There is an important concept in software development called Technical Debt.
Technical debt is incurred whenever a quick fix is implemented that solves a problem but not in the most long-term optimal way form the perspective of the whole system.
When you are building something fast, trying to get it working and ship it out, you inevitably incur a lot of technical debt. It is just not possible or right to solve every problem by re-architecturing the whole system to elegantly handle each exception at the highest level. You patch in quick fixes and things that just make it work. But at some point you need to repay your debt for the long-term sustainability of the system, otherwise it risks collapse under the weight of the technical debt.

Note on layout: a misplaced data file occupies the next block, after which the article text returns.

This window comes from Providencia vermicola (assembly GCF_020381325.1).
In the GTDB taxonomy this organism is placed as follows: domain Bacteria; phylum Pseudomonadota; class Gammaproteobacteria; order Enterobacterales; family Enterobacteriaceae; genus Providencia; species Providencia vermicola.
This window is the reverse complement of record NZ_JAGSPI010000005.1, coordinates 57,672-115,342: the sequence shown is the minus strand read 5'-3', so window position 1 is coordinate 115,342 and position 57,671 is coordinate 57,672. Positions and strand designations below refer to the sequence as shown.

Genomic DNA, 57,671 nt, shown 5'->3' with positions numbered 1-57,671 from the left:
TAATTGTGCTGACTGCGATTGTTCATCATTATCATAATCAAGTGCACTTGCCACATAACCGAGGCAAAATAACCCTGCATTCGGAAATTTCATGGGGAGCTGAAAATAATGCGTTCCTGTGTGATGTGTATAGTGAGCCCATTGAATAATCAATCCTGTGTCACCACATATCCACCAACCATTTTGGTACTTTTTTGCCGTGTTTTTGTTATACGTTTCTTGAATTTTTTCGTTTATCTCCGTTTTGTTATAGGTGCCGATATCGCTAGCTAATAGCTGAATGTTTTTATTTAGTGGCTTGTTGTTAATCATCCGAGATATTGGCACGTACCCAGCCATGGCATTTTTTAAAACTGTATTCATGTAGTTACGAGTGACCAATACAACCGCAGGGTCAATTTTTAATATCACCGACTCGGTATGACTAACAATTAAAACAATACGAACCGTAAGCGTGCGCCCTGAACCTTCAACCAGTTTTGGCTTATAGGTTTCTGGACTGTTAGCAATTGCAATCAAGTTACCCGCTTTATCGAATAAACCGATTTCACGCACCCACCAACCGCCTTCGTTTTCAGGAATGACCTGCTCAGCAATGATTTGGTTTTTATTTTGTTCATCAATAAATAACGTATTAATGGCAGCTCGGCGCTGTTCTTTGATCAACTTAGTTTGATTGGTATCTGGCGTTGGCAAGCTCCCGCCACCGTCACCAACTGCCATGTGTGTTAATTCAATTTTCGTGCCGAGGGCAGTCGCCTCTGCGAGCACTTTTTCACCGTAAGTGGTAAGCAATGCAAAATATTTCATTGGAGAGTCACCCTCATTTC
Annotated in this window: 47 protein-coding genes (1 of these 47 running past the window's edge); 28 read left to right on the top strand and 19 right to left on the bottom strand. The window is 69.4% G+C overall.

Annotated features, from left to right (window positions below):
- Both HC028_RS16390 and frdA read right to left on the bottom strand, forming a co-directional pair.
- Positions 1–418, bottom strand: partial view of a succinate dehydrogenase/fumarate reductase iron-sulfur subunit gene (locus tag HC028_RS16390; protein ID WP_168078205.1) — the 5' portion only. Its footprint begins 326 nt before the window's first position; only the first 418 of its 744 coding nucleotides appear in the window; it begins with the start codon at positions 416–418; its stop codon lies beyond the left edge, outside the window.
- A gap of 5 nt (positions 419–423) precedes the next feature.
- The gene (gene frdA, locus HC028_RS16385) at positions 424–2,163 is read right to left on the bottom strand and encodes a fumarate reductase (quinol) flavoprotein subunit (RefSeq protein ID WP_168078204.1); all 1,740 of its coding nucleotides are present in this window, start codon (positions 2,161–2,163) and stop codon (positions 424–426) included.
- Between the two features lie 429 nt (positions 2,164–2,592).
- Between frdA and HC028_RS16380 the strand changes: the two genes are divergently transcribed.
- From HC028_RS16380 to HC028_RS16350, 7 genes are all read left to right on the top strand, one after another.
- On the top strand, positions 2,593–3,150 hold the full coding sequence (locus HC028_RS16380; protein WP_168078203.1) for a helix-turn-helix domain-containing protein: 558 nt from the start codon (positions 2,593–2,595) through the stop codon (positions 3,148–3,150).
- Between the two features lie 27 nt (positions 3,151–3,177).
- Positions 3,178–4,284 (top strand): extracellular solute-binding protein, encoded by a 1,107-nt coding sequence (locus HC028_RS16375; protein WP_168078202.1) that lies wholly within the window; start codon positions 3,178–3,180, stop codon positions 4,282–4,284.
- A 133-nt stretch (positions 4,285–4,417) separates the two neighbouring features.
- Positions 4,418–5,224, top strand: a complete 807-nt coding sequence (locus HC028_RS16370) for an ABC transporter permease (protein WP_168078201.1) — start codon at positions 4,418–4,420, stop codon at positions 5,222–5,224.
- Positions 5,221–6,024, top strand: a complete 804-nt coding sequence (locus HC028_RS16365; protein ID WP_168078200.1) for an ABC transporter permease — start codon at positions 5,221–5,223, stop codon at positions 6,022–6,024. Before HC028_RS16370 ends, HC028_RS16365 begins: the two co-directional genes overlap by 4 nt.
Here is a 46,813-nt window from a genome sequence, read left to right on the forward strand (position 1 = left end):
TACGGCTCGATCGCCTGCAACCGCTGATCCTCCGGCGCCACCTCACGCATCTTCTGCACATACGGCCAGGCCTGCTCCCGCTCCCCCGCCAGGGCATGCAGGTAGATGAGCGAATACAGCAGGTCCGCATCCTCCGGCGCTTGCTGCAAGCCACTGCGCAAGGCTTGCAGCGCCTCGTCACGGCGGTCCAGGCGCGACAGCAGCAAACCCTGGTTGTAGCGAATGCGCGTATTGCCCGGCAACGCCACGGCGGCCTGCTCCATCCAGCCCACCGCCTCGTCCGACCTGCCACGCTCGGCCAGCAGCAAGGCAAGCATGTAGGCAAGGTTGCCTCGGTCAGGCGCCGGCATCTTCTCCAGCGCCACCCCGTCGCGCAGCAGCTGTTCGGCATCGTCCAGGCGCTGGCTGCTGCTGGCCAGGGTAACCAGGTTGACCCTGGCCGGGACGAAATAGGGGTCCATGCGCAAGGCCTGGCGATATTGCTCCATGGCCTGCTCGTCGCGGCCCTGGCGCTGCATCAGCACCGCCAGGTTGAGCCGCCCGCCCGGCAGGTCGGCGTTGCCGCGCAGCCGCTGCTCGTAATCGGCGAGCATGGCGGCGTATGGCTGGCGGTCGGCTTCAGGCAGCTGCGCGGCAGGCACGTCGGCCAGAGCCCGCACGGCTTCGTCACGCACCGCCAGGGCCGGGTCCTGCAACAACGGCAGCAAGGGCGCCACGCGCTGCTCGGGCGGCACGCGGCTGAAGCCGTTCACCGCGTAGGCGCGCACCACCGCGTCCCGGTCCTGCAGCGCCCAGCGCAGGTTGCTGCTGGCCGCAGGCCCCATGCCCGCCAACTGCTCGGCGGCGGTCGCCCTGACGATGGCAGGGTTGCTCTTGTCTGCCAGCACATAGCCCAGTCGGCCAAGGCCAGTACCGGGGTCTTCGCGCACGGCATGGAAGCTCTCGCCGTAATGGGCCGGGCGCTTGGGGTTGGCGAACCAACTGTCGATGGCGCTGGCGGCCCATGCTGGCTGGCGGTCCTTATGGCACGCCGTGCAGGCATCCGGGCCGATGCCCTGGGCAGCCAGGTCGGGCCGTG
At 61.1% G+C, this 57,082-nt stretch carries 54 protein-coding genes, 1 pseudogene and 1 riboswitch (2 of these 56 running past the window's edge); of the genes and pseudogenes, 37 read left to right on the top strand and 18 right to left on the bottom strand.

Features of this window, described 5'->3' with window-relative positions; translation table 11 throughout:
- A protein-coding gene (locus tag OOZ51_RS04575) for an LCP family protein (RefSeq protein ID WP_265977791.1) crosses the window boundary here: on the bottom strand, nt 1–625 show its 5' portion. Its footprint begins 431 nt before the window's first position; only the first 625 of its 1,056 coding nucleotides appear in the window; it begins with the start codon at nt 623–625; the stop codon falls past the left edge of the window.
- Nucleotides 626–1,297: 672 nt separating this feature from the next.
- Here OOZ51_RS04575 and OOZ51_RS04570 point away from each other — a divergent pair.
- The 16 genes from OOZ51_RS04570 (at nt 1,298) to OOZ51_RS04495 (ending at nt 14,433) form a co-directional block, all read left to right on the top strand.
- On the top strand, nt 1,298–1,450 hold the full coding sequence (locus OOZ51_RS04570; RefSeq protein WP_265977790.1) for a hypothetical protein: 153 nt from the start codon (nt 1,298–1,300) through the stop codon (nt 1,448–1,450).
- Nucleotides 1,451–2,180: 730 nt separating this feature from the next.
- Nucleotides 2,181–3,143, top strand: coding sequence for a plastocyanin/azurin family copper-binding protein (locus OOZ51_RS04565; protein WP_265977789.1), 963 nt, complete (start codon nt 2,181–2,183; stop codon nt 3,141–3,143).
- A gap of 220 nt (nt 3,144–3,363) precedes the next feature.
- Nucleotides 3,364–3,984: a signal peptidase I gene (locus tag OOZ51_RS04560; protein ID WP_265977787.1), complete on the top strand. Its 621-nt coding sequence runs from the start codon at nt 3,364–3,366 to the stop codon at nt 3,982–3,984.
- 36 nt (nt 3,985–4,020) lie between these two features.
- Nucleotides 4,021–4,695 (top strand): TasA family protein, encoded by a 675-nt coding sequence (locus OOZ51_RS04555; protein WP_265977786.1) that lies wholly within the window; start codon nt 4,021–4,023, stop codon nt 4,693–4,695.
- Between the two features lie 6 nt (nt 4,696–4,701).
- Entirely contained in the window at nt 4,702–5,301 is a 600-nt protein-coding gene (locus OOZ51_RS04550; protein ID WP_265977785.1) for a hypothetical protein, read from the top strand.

There are a lot of analogies to this in the world of finance and investing:
- Ever cracked open new excel sheet to do a few calcs and change a few variables because your main system couldn’t immediately do exactly what you needed?
- Ever taken a one-off decision to rebalance a portfolio, sell some equities or otherwise react to market movements in a way not strictly codified by whatever investment process you were following?
You just created technical debt. Absolutely necessary in some cases to move you forward, but the key thing to remember is that at some point you have to focus on paying down your technical debt. Otherwise you’ll end up with a proliferation of one-off fixes and scraps of working that don’t add up to a high-quality operating model.